If Gov. Scranton is to win the
nomination, he will need Gen.
Eisenhower. For that, Gen. Eisen-
hower will have to grasp the issue
-that the party is about to be
captured-and he will have to take
a firm stand with the Scranton
forces. But this is to assume that
the Eisenhower of 1964 is still the
same man around whom the mod-
erate and progressive Republicans
rallied in 1952. It is perhaps too
hopeful an assumption.
THE EISENHOWER of 1964
can be seen in an article he signed
for publication in the Saturday
Evening Post in April and in the
speech which he delivered to the
Governor's Conference in Cleve-
land on June 8. These documents
show that he has become a Gold-
water "conservative"-without the
harum-scarum jingoism of Barry
Goldwater. It has been the prac-
tice of the Republican moderates
to pretend that the national phi-
losophy of Lincoln and Theodore
Roosevelt was also the philosophy
of Dwight Eisenhower. It is not.
Especially during his retirement,
Gen. Eisenhower has come to
share with Senator Goldwater a
profound 'distrust and dislike of
the federal government, to which,
incidentally, Dwight Eisenhower
himself owes everything he is and
has.
That is why there has been no
rally around Gen. Eisenhower to
resist the surrender of the party.
That inner citadel was surrender-
ed some time ago-in the Shang-
rilas at Gettysburg and Palm
Springs which are so well-shelter-
ed from the harsh realities of the
real world of 1964.
(c).1964, The Washington Post Co.

STATE POLITICIANS
Local Service Launches Legislators

By ROBERT SELWA
WHAT KIND of person serves
in the state Legislature?
What was his previous occupation?
What is his educational back-
ground? How old was he when he
firstrwon election to the Legis-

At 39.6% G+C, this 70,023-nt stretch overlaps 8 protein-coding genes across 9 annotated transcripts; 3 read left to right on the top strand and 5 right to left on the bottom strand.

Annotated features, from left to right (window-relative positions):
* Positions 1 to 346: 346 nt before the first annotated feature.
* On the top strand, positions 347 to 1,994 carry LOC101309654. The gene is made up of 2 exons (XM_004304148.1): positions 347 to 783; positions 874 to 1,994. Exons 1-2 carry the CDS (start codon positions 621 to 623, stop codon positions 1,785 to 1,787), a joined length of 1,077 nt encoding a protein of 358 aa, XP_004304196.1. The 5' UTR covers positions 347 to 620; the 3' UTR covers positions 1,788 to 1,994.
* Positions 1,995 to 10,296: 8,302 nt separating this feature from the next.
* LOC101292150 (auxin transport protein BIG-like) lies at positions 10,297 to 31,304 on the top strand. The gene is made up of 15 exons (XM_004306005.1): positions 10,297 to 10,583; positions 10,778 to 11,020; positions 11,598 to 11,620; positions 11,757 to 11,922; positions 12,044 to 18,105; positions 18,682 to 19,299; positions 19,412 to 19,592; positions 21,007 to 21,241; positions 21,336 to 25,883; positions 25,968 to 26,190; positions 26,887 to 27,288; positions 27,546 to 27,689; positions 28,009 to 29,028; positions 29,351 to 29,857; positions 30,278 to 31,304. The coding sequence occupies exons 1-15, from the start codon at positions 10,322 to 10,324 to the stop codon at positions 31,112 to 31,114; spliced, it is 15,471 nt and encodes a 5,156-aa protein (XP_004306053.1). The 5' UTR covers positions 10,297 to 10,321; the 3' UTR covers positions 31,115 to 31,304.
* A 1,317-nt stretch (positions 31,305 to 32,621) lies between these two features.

lature?
If the man before us is typical,
he is 52 years old. He has served
four terms and first won election
to the Legislature at the age of
42. Before that he served his city,
township or county in an elective
capacity. Occupation-wise, be is
almost sure to have been a busi-
nessman or a member of the
professions.
This is the composite revealed
by research into the backgrounds
of the 144 men and women who
make up the 1963-64 Michigan
Legislature. The study not only
produces this composite but also
provides a comparison between
four catagories of legislators.
Compared in groups are the 58
House Republicans, the 52 House
Democrats, the 23 Senate Repub-
licans and the 11 Senate Demo-
crats.
IN LENGTH of service in of-
fice, there isonot much difference
Iamong the four groups. The com-
posite average is 4.1 terms; the
average of the House Democrats
is just that and of the House Re-
publicans nearly the same. Senate
Republicans have served on the
average a little less, and Senate
Democrats a little more.
Individual differences, however,
contrast sharply-between the one
term of 34 freshmen and the 14
terms of Senator Elmer Porter (R-
Blissfield) or the 13 terms of Rep.
Andrew Bolt (R-Grand Rapids).
Length of service in the Legis-
lature does not appear to be re-
lated to category.
There are definite differentia-
tions in age. Republicans are
older than Democrats. And,
strangely, representatives are older
than senators. Both in current age
and in age at first election to the
Legislature, this pattern emerges:
Senate Democrats a r e t h e
youngest, followed by House
Democrats, then by Senate Repub-
licans, and finally by House Re-
publicans.
AND ALMOST everyone is rela-
tively old. The averages range
from 49 for the Senate Democrats
to 55 for the House Republicans.
Moreover, these legislators start-
ed late; the averages for initial
election range from 40 for the
Senate Democrats to 47 for the
House Republicans.
Speculation about the reasons
for these patterns should include
the following considerations. The